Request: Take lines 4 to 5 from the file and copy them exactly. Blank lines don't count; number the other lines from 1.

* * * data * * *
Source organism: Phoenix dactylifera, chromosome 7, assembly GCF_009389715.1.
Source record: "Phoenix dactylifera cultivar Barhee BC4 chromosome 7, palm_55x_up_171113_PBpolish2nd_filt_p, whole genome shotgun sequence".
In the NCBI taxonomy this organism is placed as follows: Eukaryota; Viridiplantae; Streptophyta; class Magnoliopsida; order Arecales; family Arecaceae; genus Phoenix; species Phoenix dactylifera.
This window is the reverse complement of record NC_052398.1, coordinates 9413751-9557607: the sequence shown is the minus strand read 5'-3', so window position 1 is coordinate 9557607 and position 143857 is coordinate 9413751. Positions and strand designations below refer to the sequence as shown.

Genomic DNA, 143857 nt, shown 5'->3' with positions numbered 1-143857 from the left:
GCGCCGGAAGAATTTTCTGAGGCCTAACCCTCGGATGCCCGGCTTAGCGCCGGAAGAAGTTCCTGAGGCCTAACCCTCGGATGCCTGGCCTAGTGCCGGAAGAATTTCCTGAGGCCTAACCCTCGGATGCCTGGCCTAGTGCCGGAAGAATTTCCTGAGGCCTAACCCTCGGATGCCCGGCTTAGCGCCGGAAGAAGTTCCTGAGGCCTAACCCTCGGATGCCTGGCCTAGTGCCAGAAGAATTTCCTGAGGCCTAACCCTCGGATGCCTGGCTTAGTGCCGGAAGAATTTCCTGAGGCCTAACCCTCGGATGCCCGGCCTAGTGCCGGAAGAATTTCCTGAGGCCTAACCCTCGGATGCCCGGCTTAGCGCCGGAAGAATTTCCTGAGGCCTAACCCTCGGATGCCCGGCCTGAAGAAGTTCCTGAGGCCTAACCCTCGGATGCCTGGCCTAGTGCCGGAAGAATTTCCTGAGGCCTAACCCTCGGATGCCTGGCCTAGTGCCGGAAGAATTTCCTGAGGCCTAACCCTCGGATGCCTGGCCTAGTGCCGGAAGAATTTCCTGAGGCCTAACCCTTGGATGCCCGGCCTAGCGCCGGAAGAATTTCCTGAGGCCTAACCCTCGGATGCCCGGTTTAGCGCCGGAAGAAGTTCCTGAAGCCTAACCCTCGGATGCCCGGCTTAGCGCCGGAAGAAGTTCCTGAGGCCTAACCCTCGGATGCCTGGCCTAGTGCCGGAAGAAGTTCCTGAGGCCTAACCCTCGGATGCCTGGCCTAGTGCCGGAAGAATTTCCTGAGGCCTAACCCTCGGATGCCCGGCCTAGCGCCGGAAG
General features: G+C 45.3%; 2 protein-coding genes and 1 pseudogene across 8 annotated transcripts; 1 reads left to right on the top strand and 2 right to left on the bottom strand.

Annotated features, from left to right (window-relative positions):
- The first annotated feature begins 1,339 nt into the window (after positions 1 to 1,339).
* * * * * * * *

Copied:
This window is the reverse complement of record NC_052398.1, coordinates 9413751-9557607: the sequence shown is the minus strand read 5'-3', so window position 1 is coordinate 9557607 and position 143857 is coordinate 9413751. Positions and strand designations below refer to the sequence as shown.

Genomic DNA, 143857 nt, shown 5'->3' with positions numbered 1-143857 from the left: